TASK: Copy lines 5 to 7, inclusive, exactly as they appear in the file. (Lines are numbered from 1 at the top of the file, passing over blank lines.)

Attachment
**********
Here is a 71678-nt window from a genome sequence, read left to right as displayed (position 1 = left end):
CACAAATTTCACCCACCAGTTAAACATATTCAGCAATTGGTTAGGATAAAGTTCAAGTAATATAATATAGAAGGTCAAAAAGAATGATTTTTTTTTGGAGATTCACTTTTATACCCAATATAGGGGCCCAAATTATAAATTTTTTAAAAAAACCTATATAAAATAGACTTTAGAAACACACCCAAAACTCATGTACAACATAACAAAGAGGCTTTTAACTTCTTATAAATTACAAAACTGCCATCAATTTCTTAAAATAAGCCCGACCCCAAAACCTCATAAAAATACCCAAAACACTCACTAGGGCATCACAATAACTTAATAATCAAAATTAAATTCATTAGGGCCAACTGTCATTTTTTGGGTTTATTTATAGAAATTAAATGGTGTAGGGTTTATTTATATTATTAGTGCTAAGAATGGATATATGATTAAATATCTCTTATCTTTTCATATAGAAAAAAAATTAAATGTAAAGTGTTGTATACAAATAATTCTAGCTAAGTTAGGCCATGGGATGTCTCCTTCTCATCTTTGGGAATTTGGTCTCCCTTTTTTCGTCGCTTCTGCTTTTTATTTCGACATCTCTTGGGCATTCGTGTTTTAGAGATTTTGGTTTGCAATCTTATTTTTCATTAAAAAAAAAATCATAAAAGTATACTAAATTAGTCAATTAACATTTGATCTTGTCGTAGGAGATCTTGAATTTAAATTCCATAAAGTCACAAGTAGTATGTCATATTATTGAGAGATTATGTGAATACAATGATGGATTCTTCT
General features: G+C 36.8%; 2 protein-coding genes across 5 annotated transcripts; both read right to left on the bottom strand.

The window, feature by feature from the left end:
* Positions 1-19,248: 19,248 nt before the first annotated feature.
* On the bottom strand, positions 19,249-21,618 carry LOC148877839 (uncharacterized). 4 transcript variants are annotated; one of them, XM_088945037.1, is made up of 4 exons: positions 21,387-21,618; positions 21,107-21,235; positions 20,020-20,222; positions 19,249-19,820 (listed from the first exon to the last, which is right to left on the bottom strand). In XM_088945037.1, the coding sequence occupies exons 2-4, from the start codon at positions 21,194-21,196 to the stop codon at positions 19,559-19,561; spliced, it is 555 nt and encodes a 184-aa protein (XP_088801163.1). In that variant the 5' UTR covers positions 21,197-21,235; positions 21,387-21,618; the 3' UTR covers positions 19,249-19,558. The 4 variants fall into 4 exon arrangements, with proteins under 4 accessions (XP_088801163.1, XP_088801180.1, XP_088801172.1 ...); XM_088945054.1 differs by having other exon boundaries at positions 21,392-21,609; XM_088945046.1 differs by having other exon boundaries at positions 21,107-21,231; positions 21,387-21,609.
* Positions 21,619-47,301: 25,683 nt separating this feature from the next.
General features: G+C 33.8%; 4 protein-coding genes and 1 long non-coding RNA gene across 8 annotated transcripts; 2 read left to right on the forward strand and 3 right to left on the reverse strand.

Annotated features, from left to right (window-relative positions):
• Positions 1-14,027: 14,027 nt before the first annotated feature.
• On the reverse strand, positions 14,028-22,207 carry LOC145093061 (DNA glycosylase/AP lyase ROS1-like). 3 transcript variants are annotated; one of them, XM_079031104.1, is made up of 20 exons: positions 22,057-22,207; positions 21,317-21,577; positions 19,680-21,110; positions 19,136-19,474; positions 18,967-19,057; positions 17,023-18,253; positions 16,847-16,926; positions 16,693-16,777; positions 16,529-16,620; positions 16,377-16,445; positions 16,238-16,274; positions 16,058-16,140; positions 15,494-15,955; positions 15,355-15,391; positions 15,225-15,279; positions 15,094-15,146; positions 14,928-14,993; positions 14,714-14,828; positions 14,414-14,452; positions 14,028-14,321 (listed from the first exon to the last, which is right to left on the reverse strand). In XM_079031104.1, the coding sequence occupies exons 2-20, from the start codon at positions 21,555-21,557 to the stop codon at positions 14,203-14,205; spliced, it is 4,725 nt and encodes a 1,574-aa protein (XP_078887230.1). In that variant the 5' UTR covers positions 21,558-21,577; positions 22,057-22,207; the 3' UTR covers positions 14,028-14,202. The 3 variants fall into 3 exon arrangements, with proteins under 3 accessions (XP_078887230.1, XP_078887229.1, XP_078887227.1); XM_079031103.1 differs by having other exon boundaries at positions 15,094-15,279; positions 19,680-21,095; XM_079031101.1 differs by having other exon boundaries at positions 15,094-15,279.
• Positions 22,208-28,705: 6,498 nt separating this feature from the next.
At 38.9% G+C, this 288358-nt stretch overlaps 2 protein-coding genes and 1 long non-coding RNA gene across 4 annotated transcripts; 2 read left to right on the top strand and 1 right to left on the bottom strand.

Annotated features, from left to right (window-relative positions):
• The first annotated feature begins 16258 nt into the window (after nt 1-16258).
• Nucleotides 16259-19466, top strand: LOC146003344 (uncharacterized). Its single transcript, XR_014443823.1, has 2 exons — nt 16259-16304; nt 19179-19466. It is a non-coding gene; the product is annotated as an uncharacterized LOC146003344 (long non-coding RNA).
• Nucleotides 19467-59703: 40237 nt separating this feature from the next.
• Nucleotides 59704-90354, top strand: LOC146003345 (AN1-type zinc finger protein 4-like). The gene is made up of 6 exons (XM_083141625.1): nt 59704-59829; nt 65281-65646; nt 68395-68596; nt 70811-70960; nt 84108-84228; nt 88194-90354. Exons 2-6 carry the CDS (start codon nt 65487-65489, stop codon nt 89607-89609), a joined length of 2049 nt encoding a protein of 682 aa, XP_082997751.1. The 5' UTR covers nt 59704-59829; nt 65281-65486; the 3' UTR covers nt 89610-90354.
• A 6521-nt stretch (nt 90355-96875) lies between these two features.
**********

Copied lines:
* Positions 1-19,248: 19,248 nt before the first annotated feature.
* On the bottom strand, positions 19,249-21,618 carry LOC148877839 (uncharacterized). 4 transcript variants are annotated; one of them, XM_088945037.1, is made up of 4 exons: positions 21,387-21,618; positions 21,107-21,235; positions 20,020-20,222; positions 19,249-19,820 (listed from the first exon to the last, which is right to left on the bottom strand). In XM_088945037.1, the coding sequence occupies exons 2-4, from the start codon at positions 21,194-21,196 to the stop codon at positions 19,559-19,561; spliced, it is 555 nt and encodes a 184-aa protein (XP_088801163.1). In that variant the 5' UTR covers positions 21,197-21,235; positions 21,387-21,618; the 3' UTR covers positions 19,249-19,558. The 4 variants fall into 4 exon arrangements, with proteins under 4 accessions (XP_088801163.1, XP_088801180.1, XP_088801172.1 ...); XM_088945054.1 differs by having other exon boundaries at positions 21,392-21,609; XM_088945046.1 differs by having other exon boundaries at positions 21,107-21,231; positions 21,387-21,609.
* Positions 21,619-47,301: 25,683 nt separating this feature from the next.